It’s not, however, all doom and gloom – the past few years have been some of the most exciting for female writers and the representation has been twofold: women are not only making themselves heard, but using their books to highlight the work of women who have been historically silenced. Over the past year, there has been a huge surge of feminist books placing the spotlight firmly on the women history has forgotten, such as Good Night Stories For Rebel Girls by Elena Favilli and Francesca Cavallo; Nasty Women by Hannah Jewell; Young, Gifted and Black: Meet 52 Black Heroes from Past and Present by Jamia Wilson; and Little Leaders: Bold Women in Black History by Vashti Harrison. Writer Zing Tsjeng, whose own book will be released on International Women’s Day, is also using her debut offering to highlight the voices of women history left behind:
“There are so many amazing women whose stories and work need to be celebrated more,” Tseng says. “I'm currently writing Forgotten Women: The Writers and it's incredible how many female authors were sidelined or marginalised by history – women who wrote amazing works of literature and yet struggled to get the recognition they deserved. In the age of the internet, there's no excuse not to educate yourself more about their work to make sure they don't remain forgotten in the 21st century. Go to your local library! Find an out-of-print edition on Amazon! Ask your bookshop to recommend you a woman writer! There's so many ways to engage with women's work, and all of them are fantastic because reading more can never ever be a bad thing."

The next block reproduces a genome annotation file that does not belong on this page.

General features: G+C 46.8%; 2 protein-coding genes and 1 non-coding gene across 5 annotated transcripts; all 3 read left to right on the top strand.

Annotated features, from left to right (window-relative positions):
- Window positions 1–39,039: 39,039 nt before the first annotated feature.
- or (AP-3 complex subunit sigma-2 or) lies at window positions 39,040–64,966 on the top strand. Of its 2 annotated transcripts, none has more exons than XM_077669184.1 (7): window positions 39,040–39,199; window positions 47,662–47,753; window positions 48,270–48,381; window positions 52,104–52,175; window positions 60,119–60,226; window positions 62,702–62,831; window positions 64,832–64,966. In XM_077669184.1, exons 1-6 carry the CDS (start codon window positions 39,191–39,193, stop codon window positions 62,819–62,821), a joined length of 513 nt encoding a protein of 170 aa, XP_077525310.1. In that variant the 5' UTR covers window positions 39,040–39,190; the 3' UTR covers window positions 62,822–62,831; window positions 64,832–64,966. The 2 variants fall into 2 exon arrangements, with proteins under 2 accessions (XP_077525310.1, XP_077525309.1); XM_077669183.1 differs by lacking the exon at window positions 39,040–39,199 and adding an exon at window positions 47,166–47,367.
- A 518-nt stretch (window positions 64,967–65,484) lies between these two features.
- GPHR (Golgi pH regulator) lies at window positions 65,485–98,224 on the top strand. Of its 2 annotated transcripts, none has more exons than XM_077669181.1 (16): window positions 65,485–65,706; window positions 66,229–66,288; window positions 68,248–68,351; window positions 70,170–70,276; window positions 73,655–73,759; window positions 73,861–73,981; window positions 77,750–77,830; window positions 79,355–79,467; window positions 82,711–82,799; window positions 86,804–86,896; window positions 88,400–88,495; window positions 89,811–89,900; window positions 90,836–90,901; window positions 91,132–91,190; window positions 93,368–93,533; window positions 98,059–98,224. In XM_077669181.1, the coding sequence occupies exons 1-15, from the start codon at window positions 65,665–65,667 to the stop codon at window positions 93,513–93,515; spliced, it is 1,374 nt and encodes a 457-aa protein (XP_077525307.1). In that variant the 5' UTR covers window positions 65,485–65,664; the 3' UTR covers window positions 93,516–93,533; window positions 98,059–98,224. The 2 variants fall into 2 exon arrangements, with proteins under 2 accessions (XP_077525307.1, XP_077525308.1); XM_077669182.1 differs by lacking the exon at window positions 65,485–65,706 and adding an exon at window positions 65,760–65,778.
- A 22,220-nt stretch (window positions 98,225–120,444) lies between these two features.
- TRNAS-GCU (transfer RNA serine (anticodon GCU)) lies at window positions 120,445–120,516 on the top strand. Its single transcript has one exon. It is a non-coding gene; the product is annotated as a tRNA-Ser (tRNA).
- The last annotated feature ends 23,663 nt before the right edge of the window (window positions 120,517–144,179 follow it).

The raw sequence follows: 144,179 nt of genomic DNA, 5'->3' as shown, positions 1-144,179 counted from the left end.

Clarissa Pabi, manager of literature podcast Mostly Lit and senior marketing executive at Ebury Publishing, agrees, saying we’re in a time where women’s stories are no longer as easy to regulate to the shadows.
“Women are increasingly using their voices to speak on subjects in authoritative and creative ways,” she says. “I think brands, institutions and events organisations, cannot afford to side-line these voices – particularly when it comes to authors who are custodians of culture.”
There's no doubt strides are being made by women inside and outside the industry to ensure that women's stories are being told and, equally importantly, heard. It is, after all, one of the reasons we created The Pool in the first place. With that in mind, we've partnered with Hay Festival to find 100 books by women from the last 100 years that deserve a lot more attention. With the help of your submissions, we’ll compile a list celebrating great books of all genres, fiction or non-fiction, and for all ages. And, hopefully, with the help of initiatives such as this, we’ll get a lot closer to achieving parity for female authors.
To celebrate the work of a woman or women (published in 1918 or after), you can nominate a book here. Aside from celebrating your favourite female authors, everyone who nominates a book will be entered into a prize draw to win 10 of the selected titles. #Vote100Books